In this study, the authors predicted that if masculinization of the pea aphid X chromosome evolved solely in response to intra-locus sexual conflicts, masculinization would occur in all tissues. To verify this prediction they used chromosome-scale assembly and bulk RNA-seq of different sexes/tissues/morphs of the pea aphid to measure gene expression levels of the X and autosomes, across samples. They found masculinization of the X in each type of tissue. Furthermore, authors stated that the X-linked copy of a duplicated gene is more likely to show a male-biased expression than its autosomal copy or an X-linked single copy gene. The findings suggest that duplications facilitate sub or neofunctionalization toward the sex-specific optimum. Overall, the ms is an extension of prevoius theoretical and empirical works from some of the authors supporting the hypothesis of that the large excess of male-biased genes observed on the pea aphid X chromosome compared to autosomes has evolved in response to sexual conflicts, by restricting the product of a sexually antagonistic allele to the sex it benefits. These observations provide new information about the atypical genome-wide pattern of gene expression in pea aphid, with a high degree of masculinization of the X chromosome in both somatic and gonadic tissues. The methodology and the details of the experiments are clearly described and appropriate. I have only some minor concerns that I think the authors should address before the ms progress it further.

#1. A major potential caveat of this study is the expression level of the X chromosome during spermatogenesis. Germ cells enact a very specialized program of differentiation and bulk RNA-seq alone is not enough to accurately determine the transcriptional profile of the X chromosome along the spermatogenesis. Two recent Drosophila papers that used single-cell RNA-seq experiments (see below) have showed that the X undergone dosage compensation earlier in spermatogenesis and inactivation in secondary spermatocytes. Folowing this idea, the masculinization of the X chromosomes (or the male-biased gene expression) in pead aphid may be because dosage compensation in spermatogonia; however the picture could be different during the transition to meiosis. That being said, how authors exclude this posiblity uisng bulk RNA expression alone? There may be other ways to do this too, but the current approach does not seem sufficient. Furthermnore, previous indiret evidences in other X0 systems (e.g. crickets and grasshoppers) have suggested that the X chromosome is inactived during male meioses similar to the XY body in mammals because of the differential chromathin condensation patthern of the X (called heteropicnosis) regarding autosomes.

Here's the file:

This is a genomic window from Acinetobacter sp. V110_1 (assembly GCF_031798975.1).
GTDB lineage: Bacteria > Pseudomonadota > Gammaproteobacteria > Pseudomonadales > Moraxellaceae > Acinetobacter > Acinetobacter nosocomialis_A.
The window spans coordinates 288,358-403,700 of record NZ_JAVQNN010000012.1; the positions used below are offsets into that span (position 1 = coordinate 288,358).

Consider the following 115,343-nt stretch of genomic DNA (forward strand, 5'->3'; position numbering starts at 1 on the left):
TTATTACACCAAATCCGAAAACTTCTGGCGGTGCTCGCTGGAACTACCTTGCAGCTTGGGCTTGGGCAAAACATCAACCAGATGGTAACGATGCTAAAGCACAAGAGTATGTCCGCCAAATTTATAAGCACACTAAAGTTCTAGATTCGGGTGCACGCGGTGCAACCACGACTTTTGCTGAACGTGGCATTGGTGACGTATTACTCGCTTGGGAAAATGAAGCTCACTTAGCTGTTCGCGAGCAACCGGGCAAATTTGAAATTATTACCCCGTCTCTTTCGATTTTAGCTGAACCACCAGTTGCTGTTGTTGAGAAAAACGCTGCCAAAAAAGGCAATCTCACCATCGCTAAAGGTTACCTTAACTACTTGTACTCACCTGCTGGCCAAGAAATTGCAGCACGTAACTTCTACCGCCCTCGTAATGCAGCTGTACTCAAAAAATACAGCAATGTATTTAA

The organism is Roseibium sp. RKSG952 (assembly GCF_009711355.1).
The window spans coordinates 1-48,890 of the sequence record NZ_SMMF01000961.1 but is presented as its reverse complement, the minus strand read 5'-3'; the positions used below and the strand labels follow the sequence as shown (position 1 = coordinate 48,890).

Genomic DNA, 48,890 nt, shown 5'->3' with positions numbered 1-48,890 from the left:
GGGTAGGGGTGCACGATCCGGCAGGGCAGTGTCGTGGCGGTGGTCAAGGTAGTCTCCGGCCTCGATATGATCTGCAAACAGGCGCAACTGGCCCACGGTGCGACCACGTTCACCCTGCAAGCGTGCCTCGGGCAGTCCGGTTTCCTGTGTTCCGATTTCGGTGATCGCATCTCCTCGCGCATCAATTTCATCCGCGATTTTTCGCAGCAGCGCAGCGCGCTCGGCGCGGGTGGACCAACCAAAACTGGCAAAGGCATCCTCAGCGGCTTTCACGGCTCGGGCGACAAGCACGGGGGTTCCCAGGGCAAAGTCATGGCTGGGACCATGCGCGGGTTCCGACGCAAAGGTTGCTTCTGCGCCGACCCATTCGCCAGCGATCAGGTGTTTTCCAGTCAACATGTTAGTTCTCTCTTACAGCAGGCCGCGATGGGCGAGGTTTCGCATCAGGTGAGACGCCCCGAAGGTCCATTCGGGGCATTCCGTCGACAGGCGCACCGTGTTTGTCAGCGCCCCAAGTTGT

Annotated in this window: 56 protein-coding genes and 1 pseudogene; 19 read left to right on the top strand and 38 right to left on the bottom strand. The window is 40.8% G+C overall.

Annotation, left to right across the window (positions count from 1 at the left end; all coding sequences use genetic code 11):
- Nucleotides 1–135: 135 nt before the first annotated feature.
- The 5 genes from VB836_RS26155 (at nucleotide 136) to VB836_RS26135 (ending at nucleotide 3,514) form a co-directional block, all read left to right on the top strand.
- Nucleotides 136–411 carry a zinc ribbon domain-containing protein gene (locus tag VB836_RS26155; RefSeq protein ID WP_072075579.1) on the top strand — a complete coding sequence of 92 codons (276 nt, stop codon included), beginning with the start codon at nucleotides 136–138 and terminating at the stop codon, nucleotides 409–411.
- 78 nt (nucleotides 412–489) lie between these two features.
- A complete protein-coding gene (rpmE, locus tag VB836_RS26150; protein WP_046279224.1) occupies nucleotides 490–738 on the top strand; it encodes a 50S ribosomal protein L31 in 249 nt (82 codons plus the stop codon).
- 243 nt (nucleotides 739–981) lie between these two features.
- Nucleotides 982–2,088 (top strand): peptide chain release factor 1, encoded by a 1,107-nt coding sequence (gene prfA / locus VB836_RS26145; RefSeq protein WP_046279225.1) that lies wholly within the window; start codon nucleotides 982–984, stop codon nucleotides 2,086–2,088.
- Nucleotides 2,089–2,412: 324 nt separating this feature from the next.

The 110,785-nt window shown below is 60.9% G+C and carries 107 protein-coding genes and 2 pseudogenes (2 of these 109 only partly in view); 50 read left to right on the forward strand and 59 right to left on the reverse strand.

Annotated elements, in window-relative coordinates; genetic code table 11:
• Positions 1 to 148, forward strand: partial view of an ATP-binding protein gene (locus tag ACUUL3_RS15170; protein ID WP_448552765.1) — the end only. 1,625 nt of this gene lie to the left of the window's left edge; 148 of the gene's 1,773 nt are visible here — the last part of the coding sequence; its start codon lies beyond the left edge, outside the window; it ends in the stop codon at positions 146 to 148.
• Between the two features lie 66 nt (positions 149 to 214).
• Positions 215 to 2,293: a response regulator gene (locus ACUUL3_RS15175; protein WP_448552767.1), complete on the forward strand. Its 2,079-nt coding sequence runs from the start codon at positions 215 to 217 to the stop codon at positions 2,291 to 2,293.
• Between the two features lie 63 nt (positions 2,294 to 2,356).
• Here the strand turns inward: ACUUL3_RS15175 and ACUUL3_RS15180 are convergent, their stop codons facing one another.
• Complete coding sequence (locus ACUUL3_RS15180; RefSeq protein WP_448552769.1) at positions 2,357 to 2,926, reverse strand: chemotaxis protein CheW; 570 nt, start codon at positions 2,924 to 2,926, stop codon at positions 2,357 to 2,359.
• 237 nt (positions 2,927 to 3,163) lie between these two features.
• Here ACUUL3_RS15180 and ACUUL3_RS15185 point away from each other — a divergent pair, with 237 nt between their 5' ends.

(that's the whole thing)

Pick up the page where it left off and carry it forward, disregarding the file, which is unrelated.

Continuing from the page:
#2 Page 18 (Discussion), middle of the first paragraph: 
- It said that "Indeed, sex chromosomes of other dosage-compensated species are generally not compensated in the gonads of the heterogametic sex in diptera and lepidoptera (Vicoso and Bachtrog 2015; Gu et al. 2017; Gu and Walters 2017)". I would suggest not generalizing the idea. Using single-cell RNA-sequencing, two recent Drosophila paper (; have showed that X chromosome is expressed at a higher rate in spermatogonia than expected based on DNA copy number alone, supporting the idea of X chromosome dosage compensation in the premeiotic male germline. However, authors also showed that the X chromosome is specifically inactivated in primary spermatocytes (MSCI) based on measuring all genes or a set of broadly expressed genes in testis they identified ( Please correct this sentence accordengly. 

#3 Page 18 (Discussion), at the end of the first paragraph: 
- It is said that "The silencing of sex-linked genes during gametogenesis could have evolved to protect from the invasion of segregation distorters that would bias sex-ratio (Meiklejohn and Tao 2010)". Other transcriptional silencing mechanisms can evolve to protect the largely dissimilar XY or X0 chromosomes by defending un-synapsed regions from stealthy invasive transposons that cannot be detected as foreign in the absence of a homolog. Silencing may also protect against unwanted recombination between the X and Y, or to repair damage created by lack of recombination in XY or X0. I would suggest that the authors add these potential mechanisms in the text, and stress that these models are unlikely in the case of aphid males X0, which completely lack meiotic recombination.